evaluation of this program for rural African American families. This intervention
was based on an intervention called the Strengthening Families Program.
A new study will test a version of the Strengthening Families Program for
families in two ethnically diverse urban populations, where one or both parents
are in treatment for alcohol abuse.
An ongoing media-based intervention to prevent underage drinking will include
radio and TV messages designed specifically for parents of preteens and early
adolescents. The effectiveness of these messages will be evaluated through
surveys of parents and youth.
The Institute is sponsoring testing of a manual for parents, to help them
prevent drunk driving by their high school-age children.
A new study is developing and testing two interventions for high-risk youth
that will be delivered through community centers. Half of the community agencies
will also provide parents with eight sessions on effective parenting practices
and prevention of risky behaviors by children.
NIAAA also funds several studies that examine the role of alcohol in risky
sexual behavior among adolescents. These studies not only promote prevention
of HIV transmission in this age group, but also promote prevention of unplanned
pregnancy and fatherhood.
Last year the NICHD co-sponsored a conference entitled "Parenting
and the Child's World: Multiple Influences on Intellectual and Social-Emotional
Development." This conference assessed the state of funding and
research into parenting, and thus, gave rise to recommendations for future
research directions. Also as a result of this conference, the NICHD is producing
a book on Parenting and the Child's World that is currently under final revision.
In addition, a pamphlet is being prepared on Parenting for parents, which
focuses on how parents matter.
In October 1999, researchers met at the "Workshop on Youth Violence
Interventions" to assess the state of the research and research
needs in the area of youth violence interventions. The ultimate goal will
be to develop research priorities for the area of youth violence intervention
and prevention efforts, which includes among other issues family dynamics.
Recently in March 2000, researchers at the "Conflict and Cooperation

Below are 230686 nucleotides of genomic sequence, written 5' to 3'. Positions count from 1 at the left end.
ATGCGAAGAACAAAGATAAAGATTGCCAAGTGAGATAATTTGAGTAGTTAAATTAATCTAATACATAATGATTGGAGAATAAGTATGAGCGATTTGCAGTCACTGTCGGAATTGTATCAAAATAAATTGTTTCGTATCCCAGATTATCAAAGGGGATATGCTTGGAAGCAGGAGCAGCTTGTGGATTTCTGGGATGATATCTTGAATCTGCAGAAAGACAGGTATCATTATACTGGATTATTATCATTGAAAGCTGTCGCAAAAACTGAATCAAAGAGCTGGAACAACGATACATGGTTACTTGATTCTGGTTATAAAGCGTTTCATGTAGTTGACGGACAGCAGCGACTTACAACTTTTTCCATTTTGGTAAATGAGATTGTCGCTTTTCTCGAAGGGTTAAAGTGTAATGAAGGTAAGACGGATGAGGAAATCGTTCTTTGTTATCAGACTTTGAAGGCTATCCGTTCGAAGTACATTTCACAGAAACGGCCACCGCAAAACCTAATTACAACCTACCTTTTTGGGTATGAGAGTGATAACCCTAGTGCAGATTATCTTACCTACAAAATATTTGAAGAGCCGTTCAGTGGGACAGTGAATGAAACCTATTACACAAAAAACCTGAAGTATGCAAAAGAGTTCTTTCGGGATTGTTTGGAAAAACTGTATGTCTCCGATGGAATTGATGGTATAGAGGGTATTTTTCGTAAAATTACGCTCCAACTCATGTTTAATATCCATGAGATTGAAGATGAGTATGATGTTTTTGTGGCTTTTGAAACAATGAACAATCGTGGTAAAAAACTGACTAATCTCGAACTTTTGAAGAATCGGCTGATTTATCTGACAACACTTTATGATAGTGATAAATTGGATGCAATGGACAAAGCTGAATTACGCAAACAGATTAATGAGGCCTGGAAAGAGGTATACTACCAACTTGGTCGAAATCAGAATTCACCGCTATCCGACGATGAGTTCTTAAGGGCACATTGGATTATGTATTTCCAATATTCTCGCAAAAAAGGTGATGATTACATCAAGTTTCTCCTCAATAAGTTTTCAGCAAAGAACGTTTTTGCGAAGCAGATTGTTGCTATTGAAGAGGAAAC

in Families" conference discussed the problem of understanding how
families cooperate and manage conflict regarding the allocation of household
resources, parenting and a variety of other roles in family matters.
Researchers at the "Developing a Daddy Survey (DADS) Meeting,"
held in March 2000, worked to coordinate measures that examine father involvement
across three national studies: Early Head Start, Fragile Families, and the
Early childhood Longitudinal Survey - Birth Cohort. The focus of the meeting
was father involvement with young children (aged 3-5 years). In addition,
researchers began developing methodologies work to clarify the validity and
reliability of these measures.
The NICHD will hold the "2000 Add Health Users Workshop"
from August 1-2, 2000. The purpose is to provide learning and networking
opportunities for investigators (especially new investigators) who are using
the Add Health data or are interested in using it. The Add Health data include
measures of an adolescent's relationship with their fathers and measures
of transitions to parenthood during the late teens and early twenties.
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for policy. Presentation to the Ohio Task Force on Family Law and Children,
Columbus, January 2000.
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to the 24th Annual Colorado Conference on Children and Divorce, Denver, April
Lamb, M. E. Why are fathers important? Keynote address to the Delaware
Governor's Conference on Fatherhood, Dover, Delaware, June 2000.
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Lamb, M. E. Fatherhood in the twenty-first century. Child
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investment strategies among Aka foragers, Ngandu farmers, and Euro-American
urban-industrialists. In L. Cronk, N. Chagnon, & W. Irons (Eds.),
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appropriate custody and access decisions for young children. Family
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relationships: Development in the context of the family. In M. H. Bornstein
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Families. Mahwah, NJ: Lawrence Erlbaum Associates, 1999.
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Marsiglio, W., Amato, P., Day, R. D., & Lamb, M. E. Scholarship on fatherhood
in the 1990s and beyond: Past impressions, future prospects. Journal
of Marriage and the Family, in press.